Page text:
• The only group for which "the ACA is a step in the wrong direction" outweighed "the ACA is a good start" was surgical specialists; for every other physician group, that was reversed. But interestingly, surgical specialists were also the only group in which a majority of respondents gave the current U.S. health care system an A or B "grade." The other groups (primary care physicians, non-surgical specialists, and other) were all much more likely to give the current system a C or D rating. Perhaps that explains why there were more apt to see the ACA as a step in the right direction.
    • 62% percent of primary care physicians felt that "overutilization of surgery" is a key health care cost driver, yet only 37% of surgical specialists felt that way.
    • Physicians were less familiar with some of the key payment and delivery system reforms encouraged by the ACA than I would've guessed. Overall, only 42% were familiar with value-based purchasing and only about half were up on comparative effectiveness research. Similarly, just over half were familiar with patient-centered medical homes (though for primary care physicians the figure was much higher, at 70%--makes sense, since that's a primary care model, though it underscores the point that physicians aren't necessarily familiar with models, ideas, and cost-cutting measures that fall outside of their specialty). Rounding out the list, 55% of physicians were familiar with the concept of accountable care organizations, and 57% were familiar with episode-based (bundled) payments.
    • Physicians tend to fear payment reform, thinking it will decrease their incomes (surgical specialists especially)--for instance, they fear "Experiencing a reduction in revenues through fewer referrals or lower utilization of services." From the point of view of someone who doesn't benefit financially from the provision of unnecessary care, such an outcome due to the ACA would be a resounding success. Anyway, they're also wary, to varying degrees, of performance standards and quality measurement.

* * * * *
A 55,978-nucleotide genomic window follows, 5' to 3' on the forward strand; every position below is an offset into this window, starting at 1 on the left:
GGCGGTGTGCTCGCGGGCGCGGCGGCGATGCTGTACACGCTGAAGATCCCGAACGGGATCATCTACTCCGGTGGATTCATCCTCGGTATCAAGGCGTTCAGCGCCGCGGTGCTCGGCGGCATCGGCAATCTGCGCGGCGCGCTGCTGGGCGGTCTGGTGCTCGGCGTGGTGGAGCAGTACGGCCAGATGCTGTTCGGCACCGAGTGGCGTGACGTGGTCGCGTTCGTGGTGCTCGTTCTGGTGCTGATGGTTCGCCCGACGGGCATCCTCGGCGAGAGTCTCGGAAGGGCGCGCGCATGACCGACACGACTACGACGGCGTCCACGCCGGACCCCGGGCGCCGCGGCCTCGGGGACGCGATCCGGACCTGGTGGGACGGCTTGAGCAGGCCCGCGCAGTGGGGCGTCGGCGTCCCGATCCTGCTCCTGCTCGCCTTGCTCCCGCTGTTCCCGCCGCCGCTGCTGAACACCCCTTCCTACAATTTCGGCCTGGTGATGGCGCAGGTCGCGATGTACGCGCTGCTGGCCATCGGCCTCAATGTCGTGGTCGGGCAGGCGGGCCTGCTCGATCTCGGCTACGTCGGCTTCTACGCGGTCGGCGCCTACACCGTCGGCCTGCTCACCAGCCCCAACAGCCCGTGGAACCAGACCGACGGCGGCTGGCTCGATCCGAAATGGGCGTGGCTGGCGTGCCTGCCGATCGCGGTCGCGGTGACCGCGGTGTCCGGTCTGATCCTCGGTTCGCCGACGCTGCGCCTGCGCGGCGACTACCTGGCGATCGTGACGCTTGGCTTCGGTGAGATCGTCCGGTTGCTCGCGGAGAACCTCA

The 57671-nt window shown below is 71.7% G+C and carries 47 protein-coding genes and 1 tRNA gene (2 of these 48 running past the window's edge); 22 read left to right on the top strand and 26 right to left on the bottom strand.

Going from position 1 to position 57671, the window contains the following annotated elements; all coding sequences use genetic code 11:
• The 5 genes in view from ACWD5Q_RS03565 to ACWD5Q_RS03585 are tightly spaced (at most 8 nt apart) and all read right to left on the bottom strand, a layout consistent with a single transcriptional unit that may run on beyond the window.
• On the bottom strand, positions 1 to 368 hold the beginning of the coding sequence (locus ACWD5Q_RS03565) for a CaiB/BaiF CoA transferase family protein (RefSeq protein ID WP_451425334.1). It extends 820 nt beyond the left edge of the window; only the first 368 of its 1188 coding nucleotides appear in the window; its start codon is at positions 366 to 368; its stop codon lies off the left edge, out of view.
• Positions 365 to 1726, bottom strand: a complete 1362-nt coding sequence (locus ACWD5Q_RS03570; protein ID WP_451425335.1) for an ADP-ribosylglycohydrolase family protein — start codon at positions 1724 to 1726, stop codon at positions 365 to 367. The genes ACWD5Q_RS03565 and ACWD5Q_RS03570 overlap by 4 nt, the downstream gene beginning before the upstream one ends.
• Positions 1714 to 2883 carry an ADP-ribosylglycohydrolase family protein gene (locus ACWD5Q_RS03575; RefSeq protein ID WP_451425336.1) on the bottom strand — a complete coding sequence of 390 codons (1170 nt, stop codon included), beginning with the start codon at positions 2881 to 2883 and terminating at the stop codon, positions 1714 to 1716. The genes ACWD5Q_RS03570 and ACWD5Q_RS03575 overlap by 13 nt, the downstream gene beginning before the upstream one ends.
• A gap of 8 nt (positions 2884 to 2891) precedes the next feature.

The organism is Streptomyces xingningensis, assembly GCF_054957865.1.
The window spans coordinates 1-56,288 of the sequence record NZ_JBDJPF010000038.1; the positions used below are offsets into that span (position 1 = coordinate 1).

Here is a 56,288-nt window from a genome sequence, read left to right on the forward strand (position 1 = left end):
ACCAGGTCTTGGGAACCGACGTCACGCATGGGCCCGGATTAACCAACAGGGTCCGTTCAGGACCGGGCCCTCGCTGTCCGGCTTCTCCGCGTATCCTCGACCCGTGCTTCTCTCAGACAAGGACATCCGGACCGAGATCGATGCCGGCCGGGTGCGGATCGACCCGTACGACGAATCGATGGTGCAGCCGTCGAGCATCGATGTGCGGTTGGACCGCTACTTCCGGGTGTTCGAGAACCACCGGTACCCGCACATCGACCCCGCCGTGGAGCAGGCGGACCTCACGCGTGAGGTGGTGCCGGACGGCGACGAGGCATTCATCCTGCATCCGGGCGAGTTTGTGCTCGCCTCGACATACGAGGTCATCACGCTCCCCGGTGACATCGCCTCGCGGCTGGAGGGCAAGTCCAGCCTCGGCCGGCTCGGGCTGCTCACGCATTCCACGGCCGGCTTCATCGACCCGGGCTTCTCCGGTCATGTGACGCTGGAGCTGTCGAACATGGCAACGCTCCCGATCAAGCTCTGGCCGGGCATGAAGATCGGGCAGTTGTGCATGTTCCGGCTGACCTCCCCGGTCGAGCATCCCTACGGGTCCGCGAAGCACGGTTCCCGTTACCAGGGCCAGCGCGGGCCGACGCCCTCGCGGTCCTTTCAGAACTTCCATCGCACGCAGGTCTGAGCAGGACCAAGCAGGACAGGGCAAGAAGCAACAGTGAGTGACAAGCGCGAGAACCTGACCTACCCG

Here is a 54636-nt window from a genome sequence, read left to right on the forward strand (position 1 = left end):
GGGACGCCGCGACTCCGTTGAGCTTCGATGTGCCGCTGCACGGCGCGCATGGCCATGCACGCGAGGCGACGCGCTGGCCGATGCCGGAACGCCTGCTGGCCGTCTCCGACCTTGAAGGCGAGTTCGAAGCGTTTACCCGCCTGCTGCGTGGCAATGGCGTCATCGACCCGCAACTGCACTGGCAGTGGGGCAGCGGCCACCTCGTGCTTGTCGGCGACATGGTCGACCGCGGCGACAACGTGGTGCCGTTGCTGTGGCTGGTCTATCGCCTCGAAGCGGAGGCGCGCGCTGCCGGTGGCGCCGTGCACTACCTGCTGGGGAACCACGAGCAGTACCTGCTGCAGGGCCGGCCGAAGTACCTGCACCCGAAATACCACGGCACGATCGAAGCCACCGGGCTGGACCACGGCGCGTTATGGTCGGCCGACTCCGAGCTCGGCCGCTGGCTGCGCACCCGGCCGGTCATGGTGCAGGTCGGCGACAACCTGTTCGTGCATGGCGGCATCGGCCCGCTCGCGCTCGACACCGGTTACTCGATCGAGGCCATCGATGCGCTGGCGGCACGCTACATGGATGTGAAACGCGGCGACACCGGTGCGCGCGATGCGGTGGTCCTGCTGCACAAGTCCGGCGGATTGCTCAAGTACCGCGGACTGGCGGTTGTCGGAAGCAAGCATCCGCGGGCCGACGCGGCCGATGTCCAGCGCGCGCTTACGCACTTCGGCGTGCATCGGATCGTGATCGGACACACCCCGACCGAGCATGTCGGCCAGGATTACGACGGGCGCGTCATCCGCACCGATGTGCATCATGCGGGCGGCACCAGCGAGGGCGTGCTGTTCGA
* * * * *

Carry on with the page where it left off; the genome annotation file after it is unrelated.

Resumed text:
All in all, a pretty interesting (though not necessarily flattering) look at the current provider landscape. There does seem to be a growing realization that business as usual is going to have to start changing if we're going to start nudging costs and quality toward where they need to be. And, given how comfortable the status quo has grown for many of these folks, I can understand how that would be unnerving.
     
  10. Trajan
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    Trajan conscientia mille testes

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    so, how do you propose doing that? becasue anyone sentient reasonable person knows, obama care is not the answer....